Friday, December 21, 2007

Patry: What Do People Actually Think Copyright Is?

My favorite copyright scholar, William Patry, wrote this morning about an experiment by Karl Fogel, in which Fogel interviews folks on the streets of Chicago about their thoughts on copyright.

I thought this particularly valuable to share in light of my depressing post yesterday about how badly artists are getting screwed in their record contracts as a direct result of file sharing. Based on Fogel's findings, if the general public really knew the consequences of their actions, maybe they wouldn't do it - those feelings of guilt should be greatly amplified because, regardless of whether file sharing really hurts the bottom line of the majors, it has done irreparable harm to artists.

Stewart, Colbert to return Jan. 7

Sweet! :)

Thursday, December 20, 2007

NAB Calls It an "Anti-Performance-Tax Resolution"

Legislators long ago realized that swaying public opinion on a matter is oftentimes accomplished with a name. The perfect example is the so-called "Death Tax." People hate death, and hate taxes even more. The idea of a tax on dying is truly offensive. While not an entirely inaccurate name, it is more appropriately called the "estate tax." However, the word "estate" conjures images of wealth, which is a closer representation of what is described, since it is a levy imposed on those with substantial assets and is designed to prevent the mass accumulation of wealth by way of inheritance.

The National Association of Broadcasters has taken its cue and refers to the newly proposed performance royalty for radio as a "performance tax." Nice try, NAB. (Note that NAB also refers to the FCC's relaxing of consolidation rules as "localism rules," suggesting that somehow allowing further corporate consolidation of media supports localism.)

NAB, along with NPR and other broadcast associations, has formed the Free Radio Alliance, aptly named to conjure warm fuzzy feelings. Its sole purpose is to fight against sound recording performance royalties for terrestrial radio, which it calls a "transfer tax on local communities."

Yesterday, Radio Ink reported the introduction of House Concurrent Resolution 224, in opposition to the performance royalty bill. The clever name employed here? The Local Radio Freedom Act. And we thought stuffy big business types weren't creative. The resolution reads:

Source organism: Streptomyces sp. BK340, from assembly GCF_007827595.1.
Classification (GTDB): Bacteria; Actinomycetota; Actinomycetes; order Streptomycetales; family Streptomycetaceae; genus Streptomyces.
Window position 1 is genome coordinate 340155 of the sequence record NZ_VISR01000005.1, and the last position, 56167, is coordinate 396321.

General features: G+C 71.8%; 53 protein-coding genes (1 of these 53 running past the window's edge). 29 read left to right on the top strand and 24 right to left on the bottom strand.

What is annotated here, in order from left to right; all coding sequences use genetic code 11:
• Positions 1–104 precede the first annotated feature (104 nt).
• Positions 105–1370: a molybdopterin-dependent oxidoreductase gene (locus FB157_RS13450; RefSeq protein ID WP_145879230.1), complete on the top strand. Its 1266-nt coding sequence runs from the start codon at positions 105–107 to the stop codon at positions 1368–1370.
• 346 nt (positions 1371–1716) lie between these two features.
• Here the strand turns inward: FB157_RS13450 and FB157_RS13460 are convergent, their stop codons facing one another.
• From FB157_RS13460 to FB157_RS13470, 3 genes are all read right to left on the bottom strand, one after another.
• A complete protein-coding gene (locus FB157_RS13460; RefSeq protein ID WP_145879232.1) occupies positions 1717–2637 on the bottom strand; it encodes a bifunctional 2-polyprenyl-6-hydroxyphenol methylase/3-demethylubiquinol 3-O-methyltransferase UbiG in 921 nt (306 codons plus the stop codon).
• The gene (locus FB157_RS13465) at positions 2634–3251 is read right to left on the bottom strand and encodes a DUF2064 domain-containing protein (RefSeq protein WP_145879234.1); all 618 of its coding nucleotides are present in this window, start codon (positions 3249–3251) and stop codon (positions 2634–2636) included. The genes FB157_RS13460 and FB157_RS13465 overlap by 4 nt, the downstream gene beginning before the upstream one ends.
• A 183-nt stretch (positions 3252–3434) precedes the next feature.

Congress should not impose any new performance fee, tax, royalty, or other charge relating to the public performance of sound recordings on a local radio station for broadcasting sound recordings over-the-air, or on any business for such public performance of sound recordings.
It will come as no surprise that this resolution, trumpeting loyalty to and defense of local radio, was introduced by two Representatives from Texas, home of Clear Channel. No logical gymnastics are required to conclude that Clear Channel might have had some influence in the introduction of this legislation.

Clear Channel's impact on radio is no mystery - it singlehandedly destroyed local radio in the late '90s. This is perhaps why they had to get so creative with both the title of the resolution and its contents. After all, "Congress should not require major corporations who own radio stations all over the country to pay for using the recordings responsible for making them billions of dollars," just doesn't evoke the same warm fuzzies. (You know, on second thought, maybe we should back the Resolution exactly as it reads and not impose a performance royalty on local radio - only big media companies should pay it.)

The True Impact of Piracy

I was once again reminded this week of the dreadful impact of piracy on the music industry. The most common justification given by most who steal music online via Pirate Bay, et al, is that doing so is a sort of rebellion, sticking it to the man, if you will. Let's face it, screwing the majors out of a few bucks is quite empowering and with it comes a sense of righteousness.

But the bitter truth is that the majors are still in control and are the ones who are calling the shots. They are trying their best to let others (read: artists) absorb the losses from file sharing. Almost no artist has true bargaining power with a major and once the labels start incorporating certain terms into their recording contracts, it becomes almost impossible to remove those terms.

This week I was reviewing a contract for a fairly successful producer and songwriter, who was offered a record deal. My first pass was striking a mountain of language. The calculations on master royalties were atrocious (for those who know, they were basically using retail calculations on a wholesale basis, which effectively cuts the royalty in half, if not worse). However, they were also asking to reduce mechanical royalties (for his songwriting work) in the same manner as the master royalties. In this particular deal, it meant that his mechanical rate, already a 3/4 rate (75% of the statutory minimum) would be reduced even further for so-called "mid-line" and "budget" records, those sold at prices lower than the highest retail price. Other reductions/deductions would push the mechanical even lower.

Then there was what the attorney described as their "standard 360 language." First, 360 deals are only a recent creation and NOBODY has a "standard" yet. Second, 360 clauses should be the exception, not the rule. These provisions basically give the label a share of touring, merchandise, and name-and-likeness rights.